The Weekly Newspaper serving the citizens of Morenci, Mich., Fayette, Ohio, and surrounding areas.

  • KayseInField
    IN THE FIELD—2004 Morenci graduate Kayse Onweller works in a test plot of wheat in Texas. She’s part of Bayer CropScience’s North American wheat breeding program based in Nebraska, where she completed post-graduate work in plant breeding and genetics.
  • Front.winner
    REFEREE Camden Miller raises the hand of Morenci Jr. Dawgs wrestler Ryder Ryan as his opponent leaves the mat in disappointment. Morenci’s youth wrestling program served as host for a tournament Saturday morning to raise money for the club. Additional photos are on the back page.
  • Front.bank.2
    SHERWOOD STATE Bank opened its Fayette office at a grand opening Friday morning, drawing a large crowd to view the renovated building. Above, Burt Blue talks to teller Cindy Funk, while his wife, Jackie, looks around the new office. The Blues missed the opening and took a quick tour on Tuesday. Few traces remain of the former grocery store and theater, however, part of the original brick wall still shows in the hallway leading to the back of the building. The drive-through window should be ready for customers later in the month.
  • Front.carry.casket
    CARRYING—Riley Terry (blue jacket) and Mason Vaughn lead the way, carrying an empty casket outside to the hearse waiting at the curb. Morenci juniors and seniors visited Eagle Funeral Home last week to learn about the role of a funeral director and to understand the process of arranging for a funeral.
  • Front.lift
    MORENCI student Dalton McCowan puts everything into a dead lift attempt Saturday morning during the Wyseguy Push/Pull event. Lifters helped raise more than $1,600 for the family of the late Devin Wyse, a former Morenci power-lifter who graduated last year. Commemorative T-shirts are still available by contacting teacher Dan Hoffman.
  • Front.make.three
    FROM THE LEFT, Landon Wilkins, Ryan White and Logan Blaker try out their artistic skills Saturday afternoon at the Morenci PTO’s first Date to Create event. More than 50 people showed up to create decorated planks of wood to hang from rope. The event served as a fund-raiser for miscellaneous PTO projects. Additional photos are on the back of this week’s Observer.
  • Front.F.office
    NEW OFFICES—Fayette village administrator Steve Blue speaks with tax administrator Genna Biddix at the new front desk of the village office. Village council members voted to use budgeted renovation funds targeted for the old office and instead buy the vacant bank building on the corner of Main and Fayette streets. The old office was sold to Sherwood State Bank. When everything is put into place in the spacious new village office, an open house will be scheduled. Council member David Wheeler donated all of his time needed to make changes in the bank interior to fit the Village’s needs.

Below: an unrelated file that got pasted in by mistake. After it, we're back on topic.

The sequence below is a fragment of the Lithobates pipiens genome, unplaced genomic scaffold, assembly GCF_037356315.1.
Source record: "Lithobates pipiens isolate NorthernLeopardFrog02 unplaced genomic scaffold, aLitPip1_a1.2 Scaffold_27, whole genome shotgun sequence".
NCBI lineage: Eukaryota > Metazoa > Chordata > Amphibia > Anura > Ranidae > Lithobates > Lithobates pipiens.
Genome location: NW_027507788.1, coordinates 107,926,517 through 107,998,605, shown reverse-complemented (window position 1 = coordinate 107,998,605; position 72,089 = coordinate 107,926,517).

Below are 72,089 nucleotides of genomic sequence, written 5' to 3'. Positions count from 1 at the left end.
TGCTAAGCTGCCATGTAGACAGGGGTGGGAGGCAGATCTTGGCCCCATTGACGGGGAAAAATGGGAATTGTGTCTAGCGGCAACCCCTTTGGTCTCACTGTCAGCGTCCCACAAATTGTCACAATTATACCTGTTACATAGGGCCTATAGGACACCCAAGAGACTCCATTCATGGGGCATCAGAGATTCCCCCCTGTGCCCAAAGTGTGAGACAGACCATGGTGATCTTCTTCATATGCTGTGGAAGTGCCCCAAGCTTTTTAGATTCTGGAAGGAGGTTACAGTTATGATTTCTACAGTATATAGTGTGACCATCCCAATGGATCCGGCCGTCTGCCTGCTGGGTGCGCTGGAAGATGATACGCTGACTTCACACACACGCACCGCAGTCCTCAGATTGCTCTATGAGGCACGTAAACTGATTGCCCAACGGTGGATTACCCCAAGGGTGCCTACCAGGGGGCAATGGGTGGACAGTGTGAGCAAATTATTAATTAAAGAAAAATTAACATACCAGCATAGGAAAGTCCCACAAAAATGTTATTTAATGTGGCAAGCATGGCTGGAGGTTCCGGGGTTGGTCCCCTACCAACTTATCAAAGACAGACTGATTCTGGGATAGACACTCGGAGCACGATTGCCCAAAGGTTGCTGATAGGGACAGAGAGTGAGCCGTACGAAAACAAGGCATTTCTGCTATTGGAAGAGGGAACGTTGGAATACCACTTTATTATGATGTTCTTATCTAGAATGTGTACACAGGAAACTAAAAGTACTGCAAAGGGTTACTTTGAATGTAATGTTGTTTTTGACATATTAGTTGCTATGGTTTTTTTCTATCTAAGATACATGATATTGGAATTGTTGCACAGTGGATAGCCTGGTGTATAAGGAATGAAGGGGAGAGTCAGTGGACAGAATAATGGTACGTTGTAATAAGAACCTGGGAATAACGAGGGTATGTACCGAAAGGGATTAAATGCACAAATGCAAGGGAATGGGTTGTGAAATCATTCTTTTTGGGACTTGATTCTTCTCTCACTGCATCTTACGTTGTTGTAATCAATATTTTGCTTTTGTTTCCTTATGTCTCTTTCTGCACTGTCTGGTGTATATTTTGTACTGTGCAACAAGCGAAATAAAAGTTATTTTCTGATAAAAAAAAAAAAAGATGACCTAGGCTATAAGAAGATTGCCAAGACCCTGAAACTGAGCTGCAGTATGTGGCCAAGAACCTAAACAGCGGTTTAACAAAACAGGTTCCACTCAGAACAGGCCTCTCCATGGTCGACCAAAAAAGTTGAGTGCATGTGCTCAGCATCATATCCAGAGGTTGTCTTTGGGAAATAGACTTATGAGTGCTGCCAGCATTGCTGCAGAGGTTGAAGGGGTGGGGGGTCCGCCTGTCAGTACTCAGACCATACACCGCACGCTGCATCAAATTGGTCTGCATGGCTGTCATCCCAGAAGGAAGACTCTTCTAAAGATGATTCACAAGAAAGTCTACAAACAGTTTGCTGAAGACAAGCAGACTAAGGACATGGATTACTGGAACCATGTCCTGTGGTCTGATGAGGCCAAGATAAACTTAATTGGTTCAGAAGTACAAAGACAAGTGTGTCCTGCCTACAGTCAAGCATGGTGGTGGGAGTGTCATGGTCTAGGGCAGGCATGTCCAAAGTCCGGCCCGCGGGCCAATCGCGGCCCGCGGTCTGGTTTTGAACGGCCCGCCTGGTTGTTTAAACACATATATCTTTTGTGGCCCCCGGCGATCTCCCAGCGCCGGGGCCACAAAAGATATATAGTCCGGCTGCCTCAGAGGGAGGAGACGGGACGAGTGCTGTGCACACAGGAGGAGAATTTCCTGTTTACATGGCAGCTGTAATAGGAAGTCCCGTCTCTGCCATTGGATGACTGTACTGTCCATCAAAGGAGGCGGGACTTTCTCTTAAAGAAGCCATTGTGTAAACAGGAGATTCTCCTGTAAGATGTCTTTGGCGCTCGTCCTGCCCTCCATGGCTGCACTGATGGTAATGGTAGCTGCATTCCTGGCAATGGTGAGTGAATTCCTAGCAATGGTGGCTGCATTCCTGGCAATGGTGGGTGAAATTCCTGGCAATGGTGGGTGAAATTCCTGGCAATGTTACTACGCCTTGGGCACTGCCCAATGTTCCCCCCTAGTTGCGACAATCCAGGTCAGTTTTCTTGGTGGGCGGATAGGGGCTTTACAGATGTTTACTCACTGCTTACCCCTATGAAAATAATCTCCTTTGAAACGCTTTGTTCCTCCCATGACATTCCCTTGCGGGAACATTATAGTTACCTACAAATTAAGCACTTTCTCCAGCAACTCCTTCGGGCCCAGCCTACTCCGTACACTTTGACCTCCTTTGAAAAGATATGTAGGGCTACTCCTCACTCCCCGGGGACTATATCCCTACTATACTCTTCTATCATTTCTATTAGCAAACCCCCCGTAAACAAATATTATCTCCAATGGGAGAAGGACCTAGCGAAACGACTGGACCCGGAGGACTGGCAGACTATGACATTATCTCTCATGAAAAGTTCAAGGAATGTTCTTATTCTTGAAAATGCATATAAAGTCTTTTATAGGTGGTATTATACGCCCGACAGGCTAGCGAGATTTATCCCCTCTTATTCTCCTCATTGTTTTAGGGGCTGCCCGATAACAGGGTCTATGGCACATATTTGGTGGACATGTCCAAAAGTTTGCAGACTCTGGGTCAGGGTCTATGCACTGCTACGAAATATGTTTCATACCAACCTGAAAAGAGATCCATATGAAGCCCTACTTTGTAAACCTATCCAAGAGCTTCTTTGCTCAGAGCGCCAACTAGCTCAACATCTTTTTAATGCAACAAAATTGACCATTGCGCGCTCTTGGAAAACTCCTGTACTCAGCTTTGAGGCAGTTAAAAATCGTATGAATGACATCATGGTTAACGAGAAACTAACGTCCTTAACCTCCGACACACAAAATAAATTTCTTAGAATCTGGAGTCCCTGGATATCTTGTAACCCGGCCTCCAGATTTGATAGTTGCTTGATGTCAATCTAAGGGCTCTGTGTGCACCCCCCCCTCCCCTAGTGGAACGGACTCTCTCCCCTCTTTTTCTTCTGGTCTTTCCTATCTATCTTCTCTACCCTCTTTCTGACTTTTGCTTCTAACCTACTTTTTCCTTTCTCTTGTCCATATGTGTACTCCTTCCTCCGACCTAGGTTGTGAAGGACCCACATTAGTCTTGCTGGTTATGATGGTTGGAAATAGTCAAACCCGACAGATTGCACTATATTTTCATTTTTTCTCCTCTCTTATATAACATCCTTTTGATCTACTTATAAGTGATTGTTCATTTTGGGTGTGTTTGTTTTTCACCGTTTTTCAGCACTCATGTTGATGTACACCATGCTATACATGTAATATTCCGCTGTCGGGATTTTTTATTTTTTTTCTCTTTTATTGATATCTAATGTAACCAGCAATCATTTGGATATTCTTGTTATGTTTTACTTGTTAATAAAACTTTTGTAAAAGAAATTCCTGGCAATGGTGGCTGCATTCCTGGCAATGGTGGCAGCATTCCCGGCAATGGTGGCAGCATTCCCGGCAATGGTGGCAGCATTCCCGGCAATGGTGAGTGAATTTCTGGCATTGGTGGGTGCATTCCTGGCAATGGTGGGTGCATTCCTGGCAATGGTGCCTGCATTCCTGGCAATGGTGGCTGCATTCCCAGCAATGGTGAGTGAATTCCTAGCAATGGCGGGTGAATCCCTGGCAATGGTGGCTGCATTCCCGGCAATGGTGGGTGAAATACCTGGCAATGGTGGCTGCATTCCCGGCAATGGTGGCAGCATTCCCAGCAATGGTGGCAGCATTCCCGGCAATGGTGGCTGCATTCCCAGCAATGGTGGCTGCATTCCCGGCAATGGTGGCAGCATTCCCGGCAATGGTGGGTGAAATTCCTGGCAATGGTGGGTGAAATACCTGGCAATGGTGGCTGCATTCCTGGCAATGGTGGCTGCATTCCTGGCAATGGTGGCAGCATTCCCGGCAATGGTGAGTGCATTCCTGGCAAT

Gardener's Grapevine 2011.08.24

Written by David Green.

What a beautiful August day Sunday turned out to be. We attended a birthday party picnic for my four year-old-cousin and it was just the right temperature, and except for a few sprinkles, it was sunny. 

My son returns to Michigan State University this week to begin his sophomore year of college—two down and six years to go. Both of my children are outdoors type people and huge animal lovers. My son is studying animal sciences and my daughter works on an Arabian race horse breeding farm between Tecumseh and Britton. She is literally outside most of the day and then plants a vegetable and flower garden, too. 

My son loves outdoor sports and working with the MSU animals. If it were up to these two, Art and I would have every animal on the earth as a pet.

Pets are wonderful. They lighten our mood and actually make depressed, handicapped, or ill people feel better. Animals can make our homes safer, warn us of danger, and even attack a person wishing to cause us problems.

There are dogs that are specially trained to detect health problems in their owners. Some dogs can tell when their caregiver is going to have a seizure. Pets can also cause some major problems in a garden also.

Animal urine can kill a plant or bush. Animals love to lie in tall plants to “hide,” it gives them a sense of security supposedly. If they lie in the wrong weeds it can give you a case of the itches! Noxious weeds seldom affect animals because of their fur, but poison ivy oil can sit on their fur and transfer to your skin. There is  nothing like a blistery itchy rash for making life pleasant.

Another great thing pets do is teach each other not so great habits. We raised golden retrievers for years and just like in human relationships our retrievers had their set personalities. Our female, Ginger, was sweet tempered and laid back and rarely got into mischief. Our male, Simon, got into all kinds of mischief and smiled at you when he was caught. Yes, I said smile. He had a crazy love of tomatoes and would strip our cherry tomato plant bare. We eventually gave up and planted one for him so we could have some of our own.

Some of Simon’s other little tricks were opening gate latches and doors and eating appliance knobs and things like Borax bleach and rat poison. (Believe it or not he lived through that! Thanks, Dr. Sell.)

Well, Simon and Ginger are in dog heaven, but they left our lab to carry on. Simon taught her all about tomatoes and she doesn’t care what kind they are. I can’t really blame her for her tomato fondness, as a homegrown tomato is really high on my weakness list, too.

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